Although the introduction of work-life policies was meant to enhance gender equity in the workplace, it has in fact reinforced the ‘glass ceiling’
"It is often challenging for women to juggle the demands of top corporate positions with family responsibilities,” says Shainaz Firfiray, an assistant professor or organisation and human resources management at Warwick Business School.
“Thus, workplaces should consider transforming their cultures to one where women’s family commitments are more openly addressed.”
"Although the introduction of work-life policies was meant to enhance gender equity in the workplace, it has in fact reinforced the ‘glass ceiling’ by forcing women to make a trade-off between ‘career advancement’ and the desire for a family or flexible career paths.”
Professor Firfiray shares this view following the resignation of Kevin Roberts as CEO of Saatchi & Saatchi. He left after being quoted in an interview with Business Insider that the debate on gender diversity in advertising is “over”.
"While it could be the case that Roberts’ remarks may have been misunderstood, the debate on gender equity in workplaces is far from over,” says Firfiray.
She contends work processes in contemporary organisations are structured in ways that prevent women from successfully combining a high commitment career with family lives.
“Frequently, leaders and mentors in male-dominated workplaces make the mistaken assumption that women are not ambitious enough and in some cases take credit for their work and exploit their female subordinates to promote their own careers,” Firfiray tells CIO New Zealand.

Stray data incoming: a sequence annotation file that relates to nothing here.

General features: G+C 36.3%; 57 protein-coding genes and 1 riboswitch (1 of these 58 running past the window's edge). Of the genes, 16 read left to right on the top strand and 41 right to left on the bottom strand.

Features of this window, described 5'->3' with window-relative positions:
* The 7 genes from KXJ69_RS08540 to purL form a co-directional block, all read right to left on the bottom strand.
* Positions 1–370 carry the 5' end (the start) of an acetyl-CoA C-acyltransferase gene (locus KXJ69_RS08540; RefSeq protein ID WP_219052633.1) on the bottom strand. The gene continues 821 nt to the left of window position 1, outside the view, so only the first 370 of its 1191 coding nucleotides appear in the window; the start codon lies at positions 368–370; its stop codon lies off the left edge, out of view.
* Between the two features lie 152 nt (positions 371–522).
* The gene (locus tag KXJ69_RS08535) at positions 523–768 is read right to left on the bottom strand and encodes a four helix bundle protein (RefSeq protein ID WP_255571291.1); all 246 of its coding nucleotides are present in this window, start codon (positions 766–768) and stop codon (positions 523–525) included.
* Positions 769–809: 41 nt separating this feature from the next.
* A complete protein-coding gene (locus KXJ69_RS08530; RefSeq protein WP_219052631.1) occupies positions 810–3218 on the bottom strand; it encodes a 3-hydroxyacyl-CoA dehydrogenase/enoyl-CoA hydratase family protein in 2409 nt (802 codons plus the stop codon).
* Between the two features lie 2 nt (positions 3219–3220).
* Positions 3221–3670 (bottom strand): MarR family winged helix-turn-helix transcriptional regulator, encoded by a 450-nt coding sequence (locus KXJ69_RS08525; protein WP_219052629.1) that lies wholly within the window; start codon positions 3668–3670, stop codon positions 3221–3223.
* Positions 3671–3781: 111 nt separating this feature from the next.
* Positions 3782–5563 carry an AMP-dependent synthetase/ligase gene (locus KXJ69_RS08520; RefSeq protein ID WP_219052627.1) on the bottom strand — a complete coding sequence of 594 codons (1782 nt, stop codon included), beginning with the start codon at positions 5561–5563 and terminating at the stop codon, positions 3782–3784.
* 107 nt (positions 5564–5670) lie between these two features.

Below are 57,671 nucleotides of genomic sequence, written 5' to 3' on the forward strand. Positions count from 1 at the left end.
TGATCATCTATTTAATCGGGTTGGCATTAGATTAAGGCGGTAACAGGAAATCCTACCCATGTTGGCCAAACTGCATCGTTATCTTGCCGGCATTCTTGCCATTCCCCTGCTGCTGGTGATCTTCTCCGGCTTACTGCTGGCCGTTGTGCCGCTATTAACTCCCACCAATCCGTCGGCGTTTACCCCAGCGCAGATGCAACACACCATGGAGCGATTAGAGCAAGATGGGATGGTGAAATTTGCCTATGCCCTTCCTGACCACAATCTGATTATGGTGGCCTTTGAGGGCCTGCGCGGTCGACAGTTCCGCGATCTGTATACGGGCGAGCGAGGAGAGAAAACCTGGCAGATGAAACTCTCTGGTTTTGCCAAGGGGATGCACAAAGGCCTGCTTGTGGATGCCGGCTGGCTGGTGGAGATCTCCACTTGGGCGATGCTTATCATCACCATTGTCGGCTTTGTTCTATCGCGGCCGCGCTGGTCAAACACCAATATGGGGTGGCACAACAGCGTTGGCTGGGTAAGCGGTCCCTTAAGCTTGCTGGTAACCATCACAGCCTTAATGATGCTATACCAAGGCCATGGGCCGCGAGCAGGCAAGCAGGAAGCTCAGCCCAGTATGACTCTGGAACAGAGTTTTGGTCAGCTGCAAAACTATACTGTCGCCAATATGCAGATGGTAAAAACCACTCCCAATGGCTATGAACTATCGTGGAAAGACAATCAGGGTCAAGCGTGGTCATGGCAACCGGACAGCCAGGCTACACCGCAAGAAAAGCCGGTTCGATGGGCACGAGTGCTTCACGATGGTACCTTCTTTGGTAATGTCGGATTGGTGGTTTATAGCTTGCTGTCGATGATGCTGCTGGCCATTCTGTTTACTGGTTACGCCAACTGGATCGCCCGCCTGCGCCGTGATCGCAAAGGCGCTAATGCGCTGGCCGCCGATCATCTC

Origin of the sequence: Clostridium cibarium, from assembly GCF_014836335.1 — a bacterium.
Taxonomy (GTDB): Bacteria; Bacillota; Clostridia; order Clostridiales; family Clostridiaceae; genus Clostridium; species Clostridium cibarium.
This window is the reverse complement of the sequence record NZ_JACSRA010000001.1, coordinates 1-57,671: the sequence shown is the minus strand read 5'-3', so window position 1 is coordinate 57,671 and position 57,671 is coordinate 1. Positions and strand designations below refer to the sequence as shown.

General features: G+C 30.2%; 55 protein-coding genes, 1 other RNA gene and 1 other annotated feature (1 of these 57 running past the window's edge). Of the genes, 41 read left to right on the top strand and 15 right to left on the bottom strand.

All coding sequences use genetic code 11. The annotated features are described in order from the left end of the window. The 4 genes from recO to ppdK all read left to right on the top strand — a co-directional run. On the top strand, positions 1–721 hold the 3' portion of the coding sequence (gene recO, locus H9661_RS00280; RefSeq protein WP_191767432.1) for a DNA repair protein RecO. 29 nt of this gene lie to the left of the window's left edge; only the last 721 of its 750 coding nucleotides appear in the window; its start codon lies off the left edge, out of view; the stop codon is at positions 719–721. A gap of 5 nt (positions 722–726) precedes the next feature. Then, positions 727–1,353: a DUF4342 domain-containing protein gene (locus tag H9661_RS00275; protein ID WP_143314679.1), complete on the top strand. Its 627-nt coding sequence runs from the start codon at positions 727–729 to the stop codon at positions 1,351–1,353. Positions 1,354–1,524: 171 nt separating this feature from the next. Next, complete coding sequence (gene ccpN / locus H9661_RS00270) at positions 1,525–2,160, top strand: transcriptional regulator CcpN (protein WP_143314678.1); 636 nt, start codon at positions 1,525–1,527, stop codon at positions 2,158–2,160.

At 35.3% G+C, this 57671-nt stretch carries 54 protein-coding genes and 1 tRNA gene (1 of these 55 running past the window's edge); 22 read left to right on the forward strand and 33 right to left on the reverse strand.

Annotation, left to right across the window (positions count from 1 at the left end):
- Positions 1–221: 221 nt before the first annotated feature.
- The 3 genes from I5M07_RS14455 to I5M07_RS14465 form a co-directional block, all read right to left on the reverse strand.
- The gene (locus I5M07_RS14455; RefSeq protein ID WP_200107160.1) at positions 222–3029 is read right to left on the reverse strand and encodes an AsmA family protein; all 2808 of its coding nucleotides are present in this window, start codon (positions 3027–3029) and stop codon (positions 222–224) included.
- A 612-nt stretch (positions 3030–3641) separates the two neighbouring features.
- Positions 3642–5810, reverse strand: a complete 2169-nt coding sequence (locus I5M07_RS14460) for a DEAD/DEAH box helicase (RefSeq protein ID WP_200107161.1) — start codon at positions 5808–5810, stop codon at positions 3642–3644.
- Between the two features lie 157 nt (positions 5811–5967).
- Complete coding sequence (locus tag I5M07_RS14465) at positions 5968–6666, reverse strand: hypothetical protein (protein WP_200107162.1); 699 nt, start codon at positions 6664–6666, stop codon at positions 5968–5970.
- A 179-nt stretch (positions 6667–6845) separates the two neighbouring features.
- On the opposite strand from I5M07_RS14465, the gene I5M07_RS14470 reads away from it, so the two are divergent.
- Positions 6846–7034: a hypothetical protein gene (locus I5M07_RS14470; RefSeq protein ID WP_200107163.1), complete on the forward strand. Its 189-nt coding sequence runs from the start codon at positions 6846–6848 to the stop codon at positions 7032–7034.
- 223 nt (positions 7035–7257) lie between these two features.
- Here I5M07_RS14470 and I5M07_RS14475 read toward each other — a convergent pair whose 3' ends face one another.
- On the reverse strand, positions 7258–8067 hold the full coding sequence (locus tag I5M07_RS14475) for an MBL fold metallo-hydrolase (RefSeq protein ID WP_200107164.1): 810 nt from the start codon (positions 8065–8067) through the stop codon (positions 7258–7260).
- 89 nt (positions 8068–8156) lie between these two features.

“Creating a workplace culture where managers do not denounce the use of work-life policies might pave the way for establishing gender equity in the workplace and help women in building more meaningful and rewarding work lives."
“Workplaces should adopt a zero-tolerance policy against all forms of gender harassment and regularly evaluate their mentoring initiatives for women so as to positively impact women’s feelings about gender equity in their workplaces.”
She says organisations can take the following steps in the next three months to create a “more gender inclusive workplace”:
- Set targets for hiring and promoting women to senior leadership positions
- Provide formal mentoring programs to prepare women for senior management positions
- Adopt flexible work arrangements without career penalties.
Long-term, organisations should take steps to improve female representation on management teams and boards.
She says workplaces could utilise utilise information technology to conduct surveys to assess the success of mentoring programs, to encourage discussion of the barriers that women face in the workplace and to enable more opportunities for women to network and build their self-confidence.
“This could be a crucial first step in promoting an inclusive, supportive and a diverse workplace.”
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